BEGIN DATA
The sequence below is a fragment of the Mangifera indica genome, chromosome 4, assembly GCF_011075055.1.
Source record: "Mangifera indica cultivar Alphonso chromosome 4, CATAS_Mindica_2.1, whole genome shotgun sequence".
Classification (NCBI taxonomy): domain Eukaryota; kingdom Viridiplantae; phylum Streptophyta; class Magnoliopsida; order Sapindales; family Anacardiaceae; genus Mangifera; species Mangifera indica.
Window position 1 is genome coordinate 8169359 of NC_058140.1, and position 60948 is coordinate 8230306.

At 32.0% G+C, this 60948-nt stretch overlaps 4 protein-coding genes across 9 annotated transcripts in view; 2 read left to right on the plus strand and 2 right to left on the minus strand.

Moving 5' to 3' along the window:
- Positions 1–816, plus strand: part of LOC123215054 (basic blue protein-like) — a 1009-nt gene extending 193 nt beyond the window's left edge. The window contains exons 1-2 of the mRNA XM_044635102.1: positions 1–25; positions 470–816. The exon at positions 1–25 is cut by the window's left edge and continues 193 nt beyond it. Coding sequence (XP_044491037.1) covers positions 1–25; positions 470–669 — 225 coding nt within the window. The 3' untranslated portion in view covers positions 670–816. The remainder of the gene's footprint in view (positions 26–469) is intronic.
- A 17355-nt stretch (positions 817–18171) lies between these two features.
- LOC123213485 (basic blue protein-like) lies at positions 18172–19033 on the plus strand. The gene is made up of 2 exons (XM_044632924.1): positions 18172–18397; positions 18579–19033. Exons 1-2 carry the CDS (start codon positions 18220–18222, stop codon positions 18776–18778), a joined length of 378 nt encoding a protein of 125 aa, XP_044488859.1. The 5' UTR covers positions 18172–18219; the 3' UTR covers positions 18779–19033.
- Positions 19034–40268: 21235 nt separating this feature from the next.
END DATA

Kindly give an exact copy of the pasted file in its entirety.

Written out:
The sequence below is a fragment of the Mangifera indica genome, chromosome 4, assembly GCF_011075055.1.
Source record: "Mangifera indica cultivar Alphonso chromosome 4, CATAS_Mindica_2.1, whole genome shotgun sequence".
Classification (NCBI taxonomy): domain Eukaryota; kingdom Viridiplantae; phylum Streptophyta; class Magnoliopsida; order Sapindales; family Anacardiaceae; genus Mangifera; species Mangifera indica.
Window position 1 is genome coordinate 8169359 of NC_058140.1, and position 60948 is coordinate 8230306.

At 32.0% G+C, this 60948-nt stretch overlaps 4 protein-coding genes across 9 annotated transcripts in view; 2 read left to right on the plus strand and 2 right to left on the minus strand.

Moving 5' to 3' along the window:
- Positions 1–816, plus strand: part of LOC123215054 (basic blue protein-like) — a 1009-nt gene extending 193 nt beyond the window's left edge. The window contains exons 1-2 of the mRNA XM_044635102.1: positions 1–25; positions 470–816. The exon at positions 1–25 is cut by the window's left edge and continues 193 nt beyond it. Coding sequence (XP_044491037.1) covers positions 1–25; positions 470–669 — 225 coding nt within the window. The 3' untranslated portion in view covers positions 670–816. The remainder of the gene's footprint in view (positions 26–469) is intronic.
- A 17355-nt stretch (positions 817–18171) lies between these two features.
- LOC123213485 (basic blue protein-like) lies at positions 18172–19033 on the plus strand. The gene is made up of 2 exons (XM_044632924.1): positions 18172–18397; positions 18579–19033. Exons 1-2 carry the CDS (start codon positions 18220–18222, stop codon positions 18776–18778), a joined length of 378 nt encoding a protein of 125 aa, XP_044488859.1. The 5' UTR covers positions 18172–18219; the 3' UTR covers positions 18779–19033.
- Positions 19034–40268: 21235 nt separating this feature from the next.